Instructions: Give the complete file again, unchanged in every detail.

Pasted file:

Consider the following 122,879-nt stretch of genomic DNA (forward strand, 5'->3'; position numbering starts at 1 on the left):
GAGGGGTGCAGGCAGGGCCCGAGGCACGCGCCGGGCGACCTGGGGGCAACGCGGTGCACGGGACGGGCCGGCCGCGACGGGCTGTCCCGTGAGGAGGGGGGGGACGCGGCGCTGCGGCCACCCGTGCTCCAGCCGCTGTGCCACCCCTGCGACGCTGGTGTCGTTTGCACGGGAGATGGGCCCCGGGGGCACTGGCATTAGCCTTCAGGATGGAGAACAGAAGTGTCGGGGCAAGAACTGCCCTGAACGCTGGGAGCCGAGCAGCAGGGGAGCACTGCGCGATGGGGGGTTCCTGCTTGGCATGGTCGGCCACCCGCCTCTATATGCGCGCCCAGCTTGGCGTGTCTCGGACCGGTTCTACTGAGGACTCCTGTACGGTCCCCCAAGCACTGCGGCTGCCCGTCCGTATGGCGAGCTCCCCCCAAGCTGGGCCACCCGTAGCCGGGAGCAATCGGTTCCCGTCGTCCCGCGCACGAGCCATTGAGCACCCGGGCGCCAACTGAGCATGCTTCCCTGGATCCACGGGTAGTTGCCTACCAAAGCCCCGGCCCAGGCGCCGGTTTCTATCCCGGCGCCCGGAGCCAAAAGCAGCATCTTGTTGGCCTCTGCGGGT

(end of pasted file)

Consider the following 122,879-nt stretch of genomic DNA (forward strand, 5'->3'; position numbering starts at 1 on the left):
GAGGGGTGCAGGCAGGGCCCGAGGCACGCGCCGGGCGACCTGGGGGCAACGCGGTGCACGGGACGGGCCGGCCGCGACGGGCTGTCCCGTGAGGAGGGGGGGGACGCGGCGCTGCGGCCACCCGTGCTCCAGCCGCTGTGCCACCCCTGCGACGCTGGTGTCGTTTGCACGGGAGATGGGCCCCGGGGGCACTGGCATTAGCCTTCAGGATGGAGAACAGAAGTGTCGGGGCAAGAACTGCCCTGAACGCTGGGAGCCGAGCAGCAGGGGAGCACTGCGCGATGGGGGGTTCCTGCTTGGCATGGTCGGCCACCCGCCTCTATATGCGCGCCCAGCTTGGCGTGTCTCGGACCGGTTCTACTGAGGACTCCTGTACGGTCCCCCAAGCACTGCGGCTGCCCGTCCGTATGGCGAGCTCCCCCCAAGCTGGGCCACCCGTAGCCGGGAGCAATCGGTTCCCGTCGTCCCGCGCACGAGCCATTGAGCACCCGGGCGCCAACTGAGCATGCTTCCCTGGATCCACGGGTAGTTGCCTACCAAAGCCCCGGCCCAGGCGCCGGTTTCTATCCCGGCGCCCGGAGCCAAAAGCAGCATCTTGTTGGCCTCTGCGGGT